No that’s not a typo, we really mean 2013. Since it’s technically still Oscars month, we decided to keep the celebration going, with our picks for the best songs from all the *Oscar-eligible* movies from last year.
From Baz Luhrman’s Great Gatsby soundtrack to pretty much all of Llewyn Davis, there were a lot of great tunes on the big screen and these are just a few of ours. Did we miss any of your faves? Let us know below!
Click here to listen to the entire list (most of the songs) on Spotify!
Love is an Open Door by Kristen Bell & Santino Fontana – Frozen
You didn’t think we’d make a list of the best movie songs WITHOUT a song from Frozen, did you? I personally think Let It Go is a fine song, but it’s not my favorite from the whole bunch. I basically switch between this song and For the First Time in Forever when pretending I’m Kristen Bell in my car and belting out these songs. Don’t pretend you don’t too. I’M 28 YEARS OLD, FOLKS.
Over The Love by Florence + The Machine – The Great Gatsby
We mentioned this briefly during the Oscars Live Blog, but we loved The Great Gatsby. Haters to the left. One of the best things about a Baz Luhrman film is that the music will always be top notch. This is no different. One of my favorite tracks from the soundtrack is Florence + The Machine (expect more Gatsby on this list). It’s a haunting song, like more Florence songs, but there’s an elegance to it, much like Gatsby. And I mean it has the words ‘green light’ in it. Come on! Slash Florence make new music kthxbye.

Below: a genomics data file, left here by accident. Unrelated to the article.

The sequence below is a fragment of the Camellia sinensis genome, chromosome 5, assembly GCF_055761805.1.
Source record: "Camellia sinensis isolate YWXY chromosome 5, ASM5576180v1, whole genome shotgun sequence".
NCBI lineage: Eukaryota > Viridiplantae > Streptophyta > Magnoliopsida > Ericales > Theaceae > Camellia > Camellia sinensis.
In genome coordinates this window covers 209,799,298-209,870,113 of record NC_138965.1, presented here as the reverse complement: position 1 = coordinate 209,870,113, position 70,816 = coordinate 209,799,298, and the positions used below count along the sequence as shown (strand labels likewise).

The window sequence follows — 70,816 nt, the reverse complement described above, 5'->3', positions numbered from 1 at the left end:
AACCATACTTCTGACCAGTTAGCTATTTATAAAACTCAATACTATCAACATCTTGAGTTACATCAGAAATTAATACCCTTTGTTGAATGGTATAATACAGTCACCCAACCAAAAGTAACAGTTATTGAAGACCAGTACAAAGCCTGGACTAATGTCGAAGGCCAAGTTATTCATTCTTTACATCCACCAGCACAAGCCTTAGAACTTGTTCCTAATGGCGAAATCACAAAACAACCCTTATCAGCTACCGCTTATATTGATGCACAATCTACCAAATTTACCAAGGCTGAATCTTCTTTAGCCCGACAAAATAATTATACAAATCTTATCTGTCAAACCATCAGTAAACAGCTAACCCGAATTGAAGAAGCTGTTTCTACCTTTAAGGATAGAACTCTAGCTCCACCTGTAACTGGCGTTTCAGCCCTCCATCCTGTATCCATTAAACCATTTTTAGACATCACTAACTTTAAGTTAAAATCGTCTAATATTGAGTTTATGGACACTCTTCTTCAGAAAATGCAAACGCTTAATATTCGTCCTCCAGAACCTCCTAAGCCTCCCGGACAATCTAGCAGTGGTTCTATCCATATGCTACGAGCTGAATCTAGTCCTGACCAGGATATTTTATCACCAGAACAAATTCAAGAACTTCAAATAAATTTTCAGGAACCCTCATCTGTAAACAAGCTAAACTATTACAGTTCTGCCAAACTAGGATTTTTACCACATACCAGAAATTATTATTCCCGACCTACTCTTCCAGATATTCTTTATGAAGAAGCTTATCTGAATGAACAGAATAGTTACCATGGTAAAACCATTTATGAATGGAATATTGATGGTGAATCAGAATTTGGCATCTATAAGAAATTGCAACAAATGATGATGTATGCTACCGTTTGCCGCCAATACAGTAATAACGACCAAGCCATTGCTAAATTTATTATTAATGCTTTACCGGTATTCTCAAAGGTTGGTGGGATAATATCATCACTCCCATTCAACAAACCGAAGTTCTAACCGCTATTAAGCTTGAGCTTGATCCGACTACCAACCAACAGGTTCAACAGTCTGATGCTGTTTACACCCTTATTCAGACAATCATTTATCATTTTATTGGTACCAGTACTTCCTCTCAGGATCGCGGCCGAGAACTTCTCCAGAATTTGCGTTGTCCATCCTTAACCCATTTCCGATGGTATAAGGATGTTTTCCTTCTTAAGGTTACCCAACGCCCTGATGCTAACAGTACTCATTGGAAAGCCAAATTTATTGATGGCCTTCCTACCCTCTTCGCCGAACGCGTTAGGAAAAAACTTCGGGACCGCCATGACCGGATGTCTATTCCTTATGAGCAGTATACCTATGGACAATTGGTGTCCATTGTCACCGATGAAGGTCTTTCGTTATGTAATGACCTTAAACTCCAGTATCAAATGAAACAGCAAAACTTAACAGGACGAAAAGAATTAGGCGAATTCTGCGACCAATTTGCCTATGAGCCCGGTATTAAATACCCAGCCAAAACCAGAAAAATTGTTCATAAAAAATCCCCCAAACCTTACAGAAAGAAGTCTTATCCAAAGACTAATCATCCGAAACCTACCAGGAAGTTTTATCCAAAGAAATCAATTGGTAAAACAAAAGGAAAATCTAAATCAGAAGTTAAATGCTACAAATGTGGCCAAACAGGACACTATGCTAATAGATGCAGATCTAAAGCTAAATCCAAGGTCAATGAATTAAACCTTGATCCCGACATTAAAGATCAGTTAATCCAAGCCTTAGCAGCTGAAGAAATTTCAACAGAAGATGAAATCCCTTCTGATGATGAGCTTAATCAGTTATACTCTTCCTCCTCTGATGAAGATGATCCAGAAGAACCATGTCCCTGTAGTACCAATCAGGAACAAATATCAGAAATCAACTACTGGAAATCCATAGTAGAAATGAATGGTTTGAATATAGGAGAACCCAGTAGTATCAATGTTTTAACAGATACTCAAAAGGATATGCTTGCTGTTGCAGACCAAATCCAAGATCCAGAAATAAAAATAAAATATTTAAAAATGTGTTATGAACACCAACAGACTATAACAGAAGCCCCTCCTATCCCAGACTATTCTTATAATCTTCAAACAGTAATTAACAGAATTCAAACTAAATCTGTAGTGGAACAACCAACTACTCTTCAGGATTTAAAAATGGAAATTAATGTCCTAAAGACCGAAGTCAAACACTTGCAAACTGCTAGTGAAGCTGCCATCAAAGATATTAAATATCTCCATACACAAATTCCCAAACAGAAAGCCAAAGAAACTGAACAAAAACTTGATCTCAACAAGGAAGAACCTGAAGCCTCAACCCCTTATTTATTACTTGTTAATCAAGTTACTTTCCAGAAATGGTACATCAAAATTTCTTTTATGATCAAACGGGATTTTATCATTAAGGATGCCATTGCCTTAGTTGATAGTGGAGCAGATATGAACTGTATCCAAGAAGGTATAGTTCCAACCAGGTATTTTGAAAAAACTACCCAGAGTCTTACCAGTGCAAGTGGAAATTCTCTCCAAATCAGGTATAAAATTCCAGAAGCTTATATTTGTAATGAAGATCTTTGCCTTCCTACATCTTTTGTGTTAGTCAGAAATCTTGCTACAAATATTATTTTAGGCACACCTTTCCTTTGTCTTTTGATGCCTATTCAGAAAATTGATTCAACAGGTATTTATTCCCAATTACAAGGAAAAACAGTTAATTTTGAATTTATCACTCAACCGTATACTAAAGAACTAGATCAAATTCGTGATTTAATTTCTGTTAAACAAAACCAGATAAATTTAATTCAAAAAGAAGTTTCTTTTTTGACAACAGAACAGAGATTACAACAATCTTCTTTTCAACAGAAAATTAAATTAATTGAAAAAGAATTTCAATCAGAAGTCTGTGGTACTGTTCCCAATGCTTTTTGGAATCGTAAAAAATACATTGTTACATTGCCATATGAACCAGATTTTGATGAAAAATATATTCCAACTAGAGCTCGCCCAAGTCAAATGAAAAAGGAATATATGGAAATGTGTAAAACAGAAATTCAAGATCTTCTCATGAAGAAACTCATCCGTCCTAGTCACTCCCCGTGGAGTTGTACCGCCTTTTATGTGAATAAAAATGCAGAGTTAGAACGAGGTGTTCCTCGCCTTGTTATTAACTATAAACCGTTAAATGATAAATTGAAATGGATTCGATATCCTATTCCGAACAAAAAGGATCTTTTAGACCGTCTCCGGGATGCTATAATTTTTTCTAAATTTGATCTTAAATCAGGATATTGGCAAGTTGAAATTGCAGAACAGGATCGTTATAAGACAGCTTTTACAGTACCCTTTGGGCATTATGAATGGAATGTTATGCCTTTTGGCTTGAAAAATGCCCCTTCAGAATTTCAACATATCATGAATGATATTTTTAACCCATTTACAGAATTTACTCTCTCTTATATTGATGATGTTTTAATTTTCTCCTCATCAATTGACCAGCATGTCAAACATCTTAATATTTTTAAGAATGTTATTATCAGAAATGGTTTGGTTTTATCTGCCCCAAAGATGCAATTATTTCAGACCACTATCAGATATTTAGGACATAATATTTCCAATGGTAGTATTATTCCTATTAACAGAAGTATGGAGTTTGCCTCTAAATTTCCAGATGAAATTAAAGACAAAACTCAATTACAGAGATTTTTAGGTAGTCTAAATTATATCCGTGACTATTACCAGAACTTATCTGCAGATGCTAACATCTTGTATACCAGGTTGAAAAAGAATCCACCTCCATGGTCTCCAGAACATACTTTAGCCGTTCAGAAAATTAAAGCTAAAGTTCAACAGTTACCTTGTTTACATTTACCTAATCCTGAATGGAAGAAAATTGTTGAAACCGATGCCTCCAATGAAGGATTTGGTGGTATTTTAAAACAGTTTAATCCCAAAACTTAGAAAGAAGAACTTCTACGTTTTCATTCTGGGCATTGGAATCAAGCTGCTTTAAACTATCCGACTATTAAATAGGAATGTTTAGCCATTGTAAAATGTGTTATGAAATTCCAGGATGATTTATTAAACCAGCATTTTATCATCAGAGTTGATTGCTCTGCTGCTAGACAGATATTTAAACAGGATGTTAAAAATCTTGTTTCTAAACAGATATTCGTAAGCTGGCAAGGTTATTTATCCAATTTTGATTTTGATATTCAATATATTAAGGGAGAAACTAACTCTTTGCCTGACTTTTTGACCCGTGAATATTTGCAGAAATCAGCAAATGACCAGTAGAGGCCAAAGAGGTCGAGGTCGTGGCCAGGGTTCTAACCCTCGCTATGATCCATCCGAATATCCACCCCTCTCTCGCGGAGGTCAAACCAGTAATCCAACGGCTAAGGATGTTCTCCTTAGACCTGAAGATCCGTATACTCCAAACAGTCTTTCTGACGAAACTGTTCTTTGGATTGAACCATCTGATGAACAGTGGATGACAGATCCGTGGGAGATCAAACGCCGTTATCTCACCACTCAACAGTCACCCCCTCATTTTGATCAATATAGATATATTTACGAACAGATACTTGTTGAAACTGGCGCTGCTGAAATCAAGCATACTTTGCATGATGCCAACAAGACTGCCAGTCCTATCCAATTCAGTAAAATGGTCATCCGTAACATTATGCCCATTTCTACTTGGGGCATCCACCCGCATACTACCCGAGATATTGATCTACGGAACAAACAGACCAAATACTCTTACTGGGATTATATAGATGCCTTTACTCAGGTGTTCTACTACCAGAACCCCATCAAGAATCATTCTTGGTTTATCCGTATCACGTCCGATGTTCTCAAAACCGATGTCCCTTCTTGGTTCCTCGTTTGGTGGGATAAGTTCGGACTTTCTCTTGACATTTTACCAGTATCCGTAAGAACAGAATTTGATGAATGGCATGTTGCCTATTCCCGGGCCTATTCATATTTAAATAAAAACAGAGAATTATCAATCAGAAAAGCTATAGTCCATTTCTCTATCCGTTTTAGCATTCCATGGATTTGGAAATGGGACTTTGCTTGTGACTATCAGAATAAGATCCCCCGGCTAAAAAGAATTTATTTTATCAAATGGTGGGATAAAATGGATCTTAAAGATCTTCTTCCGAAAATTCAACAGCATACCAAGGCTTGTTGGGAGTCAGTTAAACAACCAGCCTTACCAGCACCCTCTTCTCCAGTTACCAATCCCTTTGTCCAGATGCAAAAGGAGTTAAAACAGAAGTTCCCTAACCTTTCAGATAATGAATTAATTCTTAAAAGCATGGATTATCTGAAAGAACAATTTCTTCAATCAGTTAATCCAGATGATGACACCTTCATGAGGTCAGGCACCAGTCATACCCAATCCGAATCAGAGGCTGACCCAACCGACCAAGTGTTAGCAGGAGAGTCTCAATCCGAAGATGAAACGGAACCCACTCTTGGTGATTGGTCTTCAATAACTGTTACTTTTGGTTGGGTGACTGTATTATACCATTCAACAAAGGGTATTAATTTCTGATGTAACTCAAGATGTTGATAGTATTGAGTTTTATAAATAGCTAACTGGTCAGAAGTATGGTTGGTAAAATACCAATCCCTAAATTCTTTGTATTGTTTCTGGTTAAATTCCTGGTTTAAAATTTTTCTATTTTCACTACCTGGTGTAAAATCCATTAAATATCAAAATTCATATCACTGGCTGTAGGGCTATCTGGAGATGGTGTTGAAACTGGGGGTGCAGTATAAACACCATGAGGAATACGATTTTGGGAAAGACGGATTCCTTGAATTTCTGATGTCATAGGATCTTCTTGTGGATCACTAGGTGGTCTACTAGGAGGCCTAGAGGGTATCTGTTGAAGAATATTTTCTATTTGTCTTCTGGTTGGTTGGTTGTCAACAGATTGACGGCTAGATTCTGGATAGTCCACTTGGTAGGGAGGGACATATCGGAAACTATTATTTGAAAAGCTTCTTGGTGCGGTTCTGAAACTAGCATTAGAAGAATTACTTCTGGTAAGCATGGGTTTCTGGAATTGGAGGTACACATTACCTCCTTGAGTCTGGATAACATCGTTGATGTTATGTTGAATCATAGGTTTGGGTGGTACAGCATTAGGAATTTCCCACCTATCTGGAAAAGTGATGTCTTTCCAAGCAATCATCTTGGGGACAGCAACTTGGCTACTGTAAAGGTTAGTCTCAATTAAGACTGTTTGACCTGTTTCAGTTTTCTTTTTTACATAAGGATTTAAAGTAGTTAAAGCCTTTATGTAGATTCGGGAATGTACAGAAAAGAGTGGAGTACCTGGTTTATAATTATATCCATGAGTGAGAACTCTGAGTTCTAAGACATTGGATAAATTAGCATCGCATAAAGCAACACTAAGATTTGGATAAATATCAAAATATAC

Bad Girls by M.I.A. – The Bling Ring
Perhaps this is an unpopular opinion, but I really liked The Bling Ring. It showed everything that’s wrong with kids (and adults)’ obsession with celebrities and how it can be taken to the extreme. It was like a 2 hour psychology project in film form. This song is perfect for the look and tone of Sofia Coppola’s film, and it always remind me of Emma Watson saying:
Silhouettes by Of Monsters and Men – Catching Fire
While I definitely loved Catching Fire better than The Hunger Games, film wise, I can easily say the first soundtrack was much better than the second. But, this song is an exception – it perfectly encapsuslates Katniss and Peeta’s relationship both in the Games and life outside of it, and Of Monsters and Men does a great job of giving the song an eerie feeling that I assume one would get if ever faced in the Capitol. Especially with President Snow.
Ride Like the Wind by Robin Thicke featuring Ron Burgundy – Anchorman 2: The Legend Continues
When the first Anchorman came out, it was the summer before I was a freshman in college, and I remember thinking it was the funniest movie I had ever seen in my life. I would quote it constantly and listen to Afternoon Delight as like a pasttime. But a lot as changed since 2004. I’d like to think my humor has changed slightly – but I was delightfully surprised when Anchorman 2 came out and while the jokes were much different, the tone was the same and I still couldn’t stop laughing. My face literally hurt afterwards. In saying this, not only do I genuinely like this ‘yacht rock’ track originally by Christopher Cross, but the interjections from Ron are on point. It’s the perfect thing to listen to if you need to brighten your day.